Utah Supreme Court Ruling Highlights Need for Federal Anti-SLAPP Legislation
A New York court ordered Google to reveal the identity of an anonymous poster who called model Liskula Cohen a “skank” on her blog “Skanks in NYC.” In so ruling the court held that some of the blogger’s statements may rise to the level of defamation, and as such, Cohen had the right to learn the identity of the poster and to bring a lawsuit if she chose. (Cohen did file a lawsuit, which she rapidly dismissed)
The poster, Rosemary Port, is pretty upset that her identity was revealed; she’s even threatened to sue Google for violating her expectation of privacy.
The merits of that potential lawsuit aside, the New York court’s decision to force to Google to unmask the anonymous blogger has many in the blogging world asking questions about the appropriate safeguards for anonymous online speech.
Section Seven of the proposed Citizen Participation in Government and Society Act incorporates a set of safeguards at the federal level; if an anonymous speaker’s identity is subpoenaed, the speaker can make a special motion to quash the subpoena. If the speaker can make a showing that the underlying lawsuit arises from protected speech or petition activity, the burden shifts to the plaintiff and would-be unmasker to demonstrate that the underlying claim is both legally sufficient and supported by a sufficient prima facie showing of facts to sustain a favorable judgment. If the plaintiff cannot show that level of merit, the subpoena must be quashed.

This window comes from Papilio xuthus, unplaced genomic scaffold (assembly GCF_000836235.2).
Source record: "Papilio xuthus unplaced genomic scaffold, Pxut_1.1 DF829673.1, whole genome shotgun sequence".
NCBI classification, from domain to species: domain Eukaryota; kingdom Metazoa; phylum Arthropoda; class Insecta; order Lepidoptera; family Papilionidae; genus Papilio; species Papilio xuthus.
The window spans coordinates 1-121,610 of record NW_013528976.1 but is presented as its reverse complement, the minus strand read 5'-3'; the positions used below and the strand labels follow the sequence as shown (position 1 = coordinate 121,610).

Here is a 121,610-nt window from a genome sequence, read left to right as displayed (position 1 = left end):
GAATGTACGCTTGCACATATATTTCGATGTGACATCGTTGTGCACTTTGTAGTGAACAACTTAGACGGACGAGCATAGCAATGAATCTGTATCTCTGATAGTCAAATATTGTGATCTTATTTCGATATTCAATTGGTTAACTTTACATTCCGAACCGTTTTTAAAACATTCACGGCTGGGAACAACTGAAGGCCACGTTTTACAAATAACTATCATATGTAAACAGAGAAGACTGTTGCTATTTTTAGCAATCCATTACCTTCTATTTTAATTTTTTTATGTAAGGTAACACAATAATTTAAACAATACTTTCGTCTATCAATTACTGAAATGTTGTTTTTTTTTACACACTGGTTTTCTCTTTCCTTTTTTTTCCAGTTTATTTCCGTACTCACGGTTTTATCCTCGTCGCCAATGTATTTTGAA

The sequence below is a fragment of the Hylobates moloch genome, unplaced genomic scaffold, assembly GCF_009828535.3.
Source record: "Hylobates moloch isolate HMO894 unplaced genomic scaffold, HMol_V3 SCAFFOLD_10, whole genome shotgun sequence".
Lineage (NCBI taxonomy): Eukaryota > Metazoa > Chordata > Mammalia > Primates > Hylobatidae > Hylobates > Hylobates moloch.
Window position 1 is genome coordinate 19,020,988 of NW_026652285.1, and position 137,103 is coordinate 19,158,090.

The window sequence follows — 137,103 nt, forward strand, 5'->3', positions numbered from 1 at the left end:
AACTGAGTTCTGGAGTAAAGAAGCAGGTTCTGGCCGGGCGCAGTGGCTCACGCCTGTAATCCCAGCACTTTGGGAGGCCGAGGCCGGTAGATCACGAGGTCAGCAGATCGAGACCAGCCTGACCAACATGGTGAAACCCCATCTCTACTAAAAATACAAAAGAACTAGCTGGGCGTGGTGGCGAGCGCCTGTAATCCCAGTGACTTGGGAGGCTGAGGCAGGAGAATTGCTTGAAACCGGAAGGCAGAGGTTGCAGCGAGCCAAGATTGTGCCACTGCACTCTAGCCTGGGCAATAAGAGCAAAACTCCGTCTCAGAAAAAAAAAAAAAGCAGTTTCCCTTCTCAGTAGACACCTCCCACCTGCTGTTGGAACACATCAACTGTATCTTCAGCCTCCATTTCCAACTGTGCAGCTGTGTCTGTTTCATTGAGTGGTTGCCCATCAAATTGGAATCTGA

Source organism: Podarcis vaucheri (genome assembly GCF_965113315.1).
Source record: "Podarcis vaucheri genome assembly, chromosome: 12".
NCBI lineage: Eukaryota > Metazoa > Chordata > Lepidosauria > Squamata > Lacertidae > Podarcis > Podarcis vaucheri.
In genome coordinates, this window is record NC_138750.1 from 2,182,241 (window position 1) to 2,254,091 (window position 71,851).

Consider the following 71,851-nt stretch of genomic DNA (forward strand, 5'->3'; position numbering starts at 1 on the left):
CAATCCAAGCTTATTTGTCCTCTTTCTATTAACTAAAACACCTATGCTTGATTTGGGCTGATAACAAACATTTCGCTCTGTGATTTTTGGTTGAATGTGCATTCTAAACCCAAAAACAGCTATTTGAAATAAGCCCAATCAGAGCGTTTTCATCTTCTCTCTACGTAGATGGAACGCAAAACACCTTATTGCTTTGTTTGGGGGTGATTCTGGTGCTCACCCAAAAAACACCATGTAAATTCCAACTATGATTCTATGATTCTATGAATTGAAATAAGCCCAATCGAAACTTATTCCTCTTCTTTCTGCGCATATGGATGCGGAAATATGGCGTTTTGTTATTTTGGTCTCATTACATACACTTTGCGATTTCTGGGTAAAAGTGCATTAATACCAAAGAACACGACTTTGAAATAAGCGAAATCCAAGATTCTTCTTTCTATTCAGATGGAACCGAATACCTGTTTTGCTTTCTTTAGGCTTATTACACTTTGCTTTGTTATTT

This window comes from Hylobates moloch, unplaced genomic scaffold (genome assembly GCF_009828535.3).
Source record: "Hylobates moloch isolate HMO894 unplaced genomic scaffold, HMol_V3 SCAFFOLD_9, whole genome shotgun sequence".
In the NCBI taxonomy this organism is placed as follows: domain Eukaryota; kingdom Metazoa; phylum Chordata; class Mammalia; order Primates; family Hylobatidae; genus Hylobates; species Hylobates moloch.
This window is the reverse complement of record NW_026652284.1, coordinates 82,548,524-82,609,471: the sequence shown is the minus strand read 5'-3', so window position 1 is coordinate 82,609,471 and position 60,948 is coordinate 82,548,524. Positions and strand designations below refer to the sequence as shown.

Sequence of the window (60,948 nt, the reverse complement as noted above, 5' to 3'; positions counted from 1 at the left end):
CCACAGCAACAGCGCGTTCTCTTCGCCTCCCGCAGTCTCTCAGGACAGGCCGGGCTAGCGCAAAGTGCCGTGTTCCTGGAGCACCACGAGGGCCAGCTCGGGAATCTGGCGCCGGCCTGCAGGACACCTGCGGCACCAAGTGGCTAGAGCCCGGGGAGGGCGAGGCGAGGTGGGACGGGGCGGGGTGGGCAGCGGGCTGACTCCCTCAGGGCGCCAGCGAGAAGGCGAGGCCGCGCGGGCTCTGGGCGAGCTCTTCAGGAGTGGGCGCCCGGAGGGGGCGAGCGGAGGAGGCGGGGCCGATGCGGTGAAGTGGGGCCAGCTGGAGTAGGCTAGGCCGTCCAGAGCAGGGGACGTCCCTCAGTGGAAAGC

The case against Bezzant arose in 1999, when Utah businessman William Jacob published a paid political advertisement flyer in the Citizen, alleging that two candidates for city council in American Fork could not legally serve on the council.
After realizing that the advertisement had been published with no opportunity for response, Bezzant personally paid for an “urgent election notice,” which asserted that the candidates were qualified to hold the office, and which identified Jacob as the publisher of the previous advertisement. The notice was distributed by mail and hand delivery to American Fork residents and published on the paper’s Web site.
The two candidates won their respective offices. Jacob filed a defamation lawsuit against Bezzant, and Bezzant brought a motion to dismiss under Utah’s anti-SLAPP statute. In 2004, a Utah district court cited the law in allowing Bezzant to dismiss the claim. Jacob appealed, and five years later, the Supreme Court ruled that the Utah anti-SLAPP law applies only to claims arising from attempts to influence legislative or executive decision making – and that Bezzant’s urgent election notice does not constitute such an attempt.
However, the Court also affirmed the lower court’s ruling that the claims against Bezzant had no merit, dismissing all of the defamation claims.
Bezzant spent ten years fighting a meritless case brought against him as a result of particularly important speech – that concerning the qualifications of two candidates for public office.
The proposed Citizen Participation in Government and Society Act would protect Bezzant and those like him. The proposed legislation protects “any written or oral statement or writing made in connection with an issue under consideration or review by a legislative, executive or judicial body, or any other official proceeding,” and any written or oral statement or writing made in a place open to the public or a public forum in connection with an issue of public interest.”
Under the proposed act, the court would have had to rule on his motion to dismiss the claim within seventy five days of the filing of the motion. In Bezzant’s case, Jacob did not respond to the anti-SLAPP motion for a year and half after it had been filed.
Bezzant “won” – but he lost ten years to litigation. In the process, he sold his newspaper, and he may be more hesitant to speak out in the future, even on critical issues, like whether a candidate is qualified to hold the office he or she is seeking. This is exactly this type of speech that should be protected, and a uniform, comprehensive anti-SLAPP statute would ensure that it is protected, no matter where it is made, or where the speaker who makes it is sued.